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Vintage Watches: Does size matter?

One way I have noticed many people judge whether a watch is right for them is by 3 things: Depth, width and weight.

Firstly it's clear any sports watch will by nature be larger as readability, the requirement for various bezels, easily accessible crowns and many with automatic movements mean these are larger, thicker and heavier watches.

Dress watch sizes now easily exceed the 40mm diameter, which is certainly larger than those in the 50's that mostly never exceeded 30mm. Even some 90's Tag Heuer 2000 series sports watches only reached 36mm!

Today many major brands are releasing time only dress watches as big as 42mm and much heavier than their timekeeping ancestors, meaning this generation have become accustomed to such features.

Therefore after wearing a large watch for many years, when you decide to add a vintage piece to your collection, it's natural that the first reaction is that its very small.

Before putting it back down however there are some important considerations that must be made.

Firstly, the watches purpose.

If a watch is being worn for events, weekends or any occasion where timing is not essential then it's likely a watch does not need to be large, have sub dials or a rotating bezel. Even some of the most expensive watches today from companies like Patek Philippe and Vacheron Constantin make a lot of models that do not go over 38mm.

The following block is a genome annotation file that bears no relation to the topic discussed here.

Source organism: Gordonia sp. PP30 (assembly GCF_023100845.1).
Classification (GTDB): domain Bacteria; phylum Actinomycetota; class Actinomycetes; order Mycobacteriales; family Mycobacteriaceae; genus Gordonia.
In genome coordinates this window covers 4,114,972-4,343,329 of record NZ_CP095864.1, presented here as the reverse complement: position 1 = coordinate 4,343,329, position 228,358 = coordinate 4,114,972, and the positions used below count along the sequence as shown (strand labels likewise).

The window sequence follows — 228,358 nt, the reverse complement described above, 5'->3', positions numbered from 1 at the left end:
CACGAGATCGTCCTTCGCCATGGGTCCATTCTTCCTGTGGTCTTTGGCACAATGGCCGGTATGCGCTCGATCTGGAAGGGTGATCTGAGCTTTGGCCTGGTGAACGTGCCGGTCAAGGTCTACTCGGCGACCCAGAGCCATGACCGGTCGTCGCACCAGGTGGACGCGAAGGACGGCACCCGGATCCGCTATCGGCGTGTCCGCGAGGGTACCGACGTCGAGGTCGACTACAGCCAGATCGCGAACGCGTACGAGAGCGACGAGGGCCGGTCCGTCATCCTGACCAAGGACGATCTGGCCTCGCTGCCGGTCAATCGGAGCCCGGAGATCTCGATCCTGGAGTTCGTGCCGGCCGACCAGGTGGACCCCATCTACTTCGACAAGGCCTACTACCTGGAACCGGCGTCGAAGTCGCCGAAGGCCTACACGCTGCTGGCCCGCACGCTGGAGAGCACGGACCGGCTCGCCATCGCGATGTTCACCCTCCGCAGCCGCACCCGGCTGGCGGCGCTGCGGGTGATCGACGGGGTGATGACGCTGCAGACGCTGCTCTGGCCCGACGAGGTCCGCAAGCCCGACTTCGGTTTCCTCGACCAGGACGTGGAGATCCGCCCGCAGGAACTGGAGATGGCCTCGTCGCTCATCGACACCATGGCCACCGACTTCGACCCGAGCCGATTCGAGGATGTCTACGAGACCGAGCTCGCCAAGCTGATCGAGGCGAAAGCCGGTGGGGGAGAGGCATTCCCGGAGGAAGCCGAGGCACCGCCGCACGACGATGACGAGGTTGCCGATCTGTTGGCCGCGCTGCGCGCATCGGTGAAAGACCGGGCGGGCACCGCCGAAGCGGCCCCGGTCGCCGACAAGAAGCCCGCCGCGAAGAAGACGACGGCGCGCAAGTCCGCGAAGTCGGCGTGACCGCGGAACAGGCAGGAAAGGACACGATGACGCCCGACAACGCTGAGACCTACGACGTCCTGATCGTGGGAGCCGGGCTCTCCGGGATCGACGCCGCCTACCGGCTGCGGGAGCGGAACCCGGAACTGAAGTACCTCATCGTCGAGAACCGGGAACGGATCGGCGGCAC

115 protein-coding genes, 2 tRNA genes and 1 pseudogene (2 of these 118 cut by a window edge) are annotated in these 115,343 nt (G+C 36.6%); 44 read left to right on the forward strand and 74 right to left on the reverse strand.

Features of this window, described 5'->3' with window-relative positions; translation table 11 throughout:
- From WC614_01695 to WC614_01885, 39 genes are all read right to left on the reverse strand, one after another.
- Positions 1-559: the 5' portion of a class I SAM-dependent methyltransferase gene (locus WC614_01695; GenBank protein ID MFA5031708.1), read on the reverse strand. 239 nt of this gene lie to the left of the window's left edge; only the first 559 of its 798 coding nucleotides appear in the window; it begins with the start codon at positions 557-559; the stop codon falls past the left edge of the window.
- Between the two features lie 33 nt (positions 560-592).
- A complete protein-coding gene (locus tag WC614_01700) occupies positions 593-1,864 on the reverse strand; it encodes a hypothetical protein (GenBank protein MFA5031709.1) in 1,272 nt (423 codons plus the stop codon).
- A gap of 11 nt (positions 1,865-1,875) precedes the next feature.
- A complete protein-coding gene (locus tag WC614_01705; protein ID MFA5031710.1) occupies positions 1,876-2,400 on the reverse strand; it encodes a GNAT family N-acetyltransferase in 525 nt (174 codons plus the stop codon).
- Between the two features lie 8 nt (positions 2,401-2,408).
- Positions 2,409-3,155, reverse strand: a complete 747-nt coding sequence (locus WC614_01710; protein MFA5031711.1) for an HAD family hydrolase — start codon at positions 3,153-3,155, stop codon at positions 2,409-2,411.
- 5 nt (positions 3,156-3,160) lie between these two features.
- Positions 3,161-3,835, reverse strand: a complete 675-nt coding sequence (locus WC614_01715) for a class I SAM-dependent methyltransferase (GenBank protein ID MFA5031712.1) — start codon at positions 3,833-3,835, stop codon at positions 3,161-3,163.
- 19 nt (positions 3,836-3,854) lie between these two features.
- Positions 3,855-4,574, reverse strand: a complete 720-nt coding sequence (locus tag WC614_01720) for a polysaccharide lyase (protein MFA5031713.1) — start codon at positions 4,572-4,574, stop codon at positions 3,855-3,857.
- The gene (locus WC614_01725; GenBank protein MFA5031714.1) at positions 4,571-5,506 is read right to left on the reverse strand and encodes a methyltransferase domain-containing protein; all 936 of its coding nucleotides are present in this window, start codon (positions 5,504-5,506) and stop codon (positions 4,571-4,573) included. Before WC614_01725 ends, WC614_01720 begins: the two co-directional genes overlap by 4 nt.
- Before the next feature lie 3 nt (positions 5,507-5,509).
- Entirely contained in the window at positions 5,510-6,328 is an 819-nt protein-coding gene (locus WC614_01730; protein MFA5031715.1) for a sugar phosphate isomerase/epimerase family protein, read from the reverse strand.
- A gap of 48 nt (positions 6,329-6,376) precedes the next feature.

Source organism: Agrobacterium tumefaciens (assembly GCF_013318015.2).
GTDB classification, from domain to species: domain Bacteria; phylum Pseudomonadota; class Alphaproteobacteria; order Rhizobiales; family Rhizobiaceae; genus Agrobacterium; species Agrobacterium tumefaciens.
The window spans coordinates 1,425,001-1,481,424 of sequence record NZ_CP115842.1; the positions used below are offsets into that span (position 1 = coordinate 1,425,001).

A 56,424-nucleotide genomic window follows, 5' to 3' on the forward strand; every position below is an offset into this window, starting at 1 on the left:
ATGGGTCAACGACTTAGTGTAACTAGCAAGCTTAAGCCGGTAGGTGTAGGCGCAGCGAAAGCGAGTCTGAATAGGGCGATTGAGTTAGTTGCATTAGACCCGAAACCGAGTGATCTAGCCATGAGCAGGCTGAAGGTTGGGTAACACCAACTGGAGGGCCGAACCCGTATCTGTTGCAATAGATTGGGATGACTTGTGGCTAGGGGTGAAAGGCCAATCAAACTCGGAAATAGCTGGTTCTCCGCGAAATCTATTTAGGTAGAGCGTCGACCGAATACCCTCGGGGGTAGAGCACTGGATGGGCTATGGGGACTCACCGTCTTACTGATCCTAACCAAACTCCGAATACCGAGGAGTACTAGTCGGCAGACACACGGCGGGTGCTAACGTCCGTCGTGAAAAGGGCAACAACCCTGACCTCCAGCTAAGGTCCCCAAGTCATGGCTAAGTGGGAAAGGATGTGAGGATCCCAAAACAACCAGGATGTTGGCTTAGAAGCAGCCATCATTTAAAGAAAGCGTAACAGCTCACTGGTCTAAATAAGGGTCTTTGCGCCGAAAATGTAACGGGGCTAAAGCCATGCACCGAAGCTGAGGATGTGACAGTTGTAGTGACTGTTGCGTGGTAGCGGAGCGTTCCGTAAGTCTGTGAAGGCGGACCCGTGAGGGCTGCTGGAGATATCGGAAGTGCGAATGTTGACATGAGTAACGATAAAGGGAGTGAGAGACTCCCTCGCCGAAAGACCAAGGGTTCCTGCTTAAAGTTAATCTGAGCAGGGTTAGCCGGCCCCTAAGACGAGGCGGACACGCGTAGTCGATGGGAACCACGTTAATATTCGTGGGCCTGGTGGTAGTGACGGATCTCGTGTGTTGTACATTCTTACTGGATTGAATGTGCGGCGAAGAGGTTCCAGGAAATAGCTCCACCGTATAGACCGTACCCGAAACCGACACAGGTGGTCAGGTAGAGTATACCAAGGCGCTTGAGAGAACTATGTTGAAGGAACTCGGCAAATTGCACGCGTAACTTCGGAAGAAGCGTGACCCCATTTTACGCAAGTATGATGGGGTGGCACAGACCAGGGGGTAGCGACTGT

Secondly in that period of time, watches served as a tool, more so than a fashion accessory. It was more important that a watch was a good timekeeper, anti magnetic, shock absorbent and water resistant, than visually impressive and eye catching. (though there were many beautiful designs through each decade). There was little requirement for a vintage dress watch to be large, in fact ideally if a dress watch is slimmer it will side under a shirt cuff and be generally less obtrusive on the wrist.

If however you would like a vintage dress watch with a more modern size, there were many military watches which were bold and practical but more dressy that a divers watch. Also some pilot orientated brands produced larger dress watches too.

To conclude this post you should not dismiss a quality watch, in good condition, that fits your budget because it's a little smaller than your used to.

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